Talk:1857 Fort Tejon earthquake
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In the news
Little-known quake is remembered By ALICIA CHANG, AP Science Writer. BlankVerse 01:25, 9 January 2007 (UTC)
During several automated bot runs the following external link was found to be unavailable. Please check if the link is in fact down and fix or remove it in that case!
- Tried to fix it. Put in a new link. Not sure if this is the correct fix. Sincerely, GeorgeLouis (talk) 02:17, 2 June 2011 (UTC)
Minimap vs. actual location
a "mole track"
- I have other concerns about this article. It is lacking focus and organization; it was written when I had less experience writing earthquake articles. Dawnseeker2000 05:53, 9 January 2015 (UTC)
- I've looked up several papers that refer to "mole tracks", structures that typically form in surface ruptures during earthquakes along strike-slip faults through recent sediments. What I lack so far is a good definition. I'll keep looking and then see what I can do to tweak the article. Mikenorton (talk) 17:24, 9 January 2015 (UTC)
- Here at least is a nice image File:Fault trace geq00014.jpg of a mole track in the surface rupture sense and here in contrast is a track left by a mole, so it's not difficult to see where the term came from. It appears to have first been used in the USGS report on The Parkfield-Cholame California, Earthquakes of June-August 1966 "Pressure ridges and raised wedges of soil are evidence of local compressional effects within the fracture zone. For about a mile south of locality F23, these features are so abundant that the fracture zone, when viewed from a few hundred feet away, resembles a low raised welt or mole track several inches high". Rick Sibson in 2003 said " In alluvium, strike-slip rupture zones typically comprise a “mole-track” array of en echelon primary Riedel shears with linking compressional rolls and minor thrusts." Now all I have to do is to come up with some appropriate text. Mikenorton (talk) 18:34, 9 January 2015 (UTC)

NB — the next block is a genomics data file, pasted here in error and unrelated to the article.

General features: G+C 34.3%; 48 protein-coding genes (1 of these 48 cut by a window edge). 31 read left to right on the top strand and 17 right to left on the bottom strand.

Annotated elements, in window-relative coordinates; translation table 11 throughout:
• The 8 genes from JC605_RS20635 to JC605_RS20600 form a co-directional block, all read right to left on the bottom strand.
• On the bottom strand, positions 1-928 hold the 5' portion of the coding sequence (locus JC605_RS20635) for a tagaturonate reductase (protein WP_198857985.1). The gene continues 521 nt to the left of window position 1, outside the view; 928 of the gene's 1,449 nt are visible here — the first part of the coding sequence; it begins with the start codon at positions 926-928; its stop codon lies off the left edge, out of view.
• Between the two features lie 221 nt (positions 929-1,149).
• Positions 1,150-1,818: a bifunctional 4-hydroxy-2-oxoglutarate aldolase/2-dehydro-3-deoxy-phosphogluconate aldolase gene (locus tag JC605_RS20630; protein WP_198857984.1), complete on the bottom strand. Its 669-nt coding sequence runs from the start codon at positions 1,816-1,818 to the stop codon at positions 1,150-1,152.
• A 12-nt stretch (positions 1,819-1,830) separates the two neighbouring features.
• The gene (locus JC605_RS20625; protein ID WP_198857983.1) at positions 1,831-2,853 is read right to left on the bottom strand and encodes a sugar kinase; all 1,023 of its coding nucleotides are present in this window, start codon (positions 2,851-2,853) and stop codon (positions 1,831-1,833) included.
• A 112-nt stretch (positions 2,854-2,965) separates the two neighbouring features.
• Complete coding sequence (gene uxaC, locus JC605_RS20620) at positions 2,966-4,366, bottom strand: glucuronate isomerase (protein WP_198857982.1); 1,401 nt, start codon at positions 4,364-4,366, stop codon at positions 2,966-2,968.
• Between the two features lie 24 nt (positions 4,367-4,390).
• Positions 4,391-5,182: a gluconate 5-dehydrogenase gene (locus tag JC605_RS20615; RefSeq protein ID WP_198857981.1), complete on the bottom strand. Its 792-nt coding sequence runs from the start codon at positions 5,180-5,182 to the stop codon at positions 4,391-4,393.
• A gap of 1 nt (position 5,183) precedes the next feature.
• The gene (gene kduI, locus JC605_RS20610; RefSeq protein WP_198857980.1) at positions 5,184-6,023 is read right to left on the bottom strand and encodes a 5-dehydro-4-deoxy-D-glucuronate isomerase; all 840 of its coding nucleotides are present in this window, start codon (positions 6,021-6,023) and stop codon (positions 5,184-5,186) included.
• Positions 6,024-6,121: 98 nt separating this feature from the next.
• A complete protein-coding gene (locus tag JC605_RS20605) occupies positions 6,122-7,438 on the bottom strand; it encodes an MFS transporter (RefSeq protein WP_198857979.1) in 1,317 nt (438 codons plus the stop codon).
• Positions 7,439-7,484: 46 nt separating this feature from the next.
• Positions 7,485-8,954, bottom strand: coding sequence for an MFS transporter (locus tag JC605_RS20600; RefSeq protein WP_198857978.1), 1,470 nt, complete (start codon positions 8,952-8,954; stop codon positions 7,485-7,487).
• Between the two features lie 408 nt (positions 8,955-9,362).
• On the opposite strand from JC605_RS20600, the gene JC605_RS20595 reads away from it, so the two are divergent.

- I've added an explanation using the quote from Rick Sibson - however that comes with its own technical terms I'm afraid. Mikenorton (talk) 20:35, 10 January 2015 (UTC)
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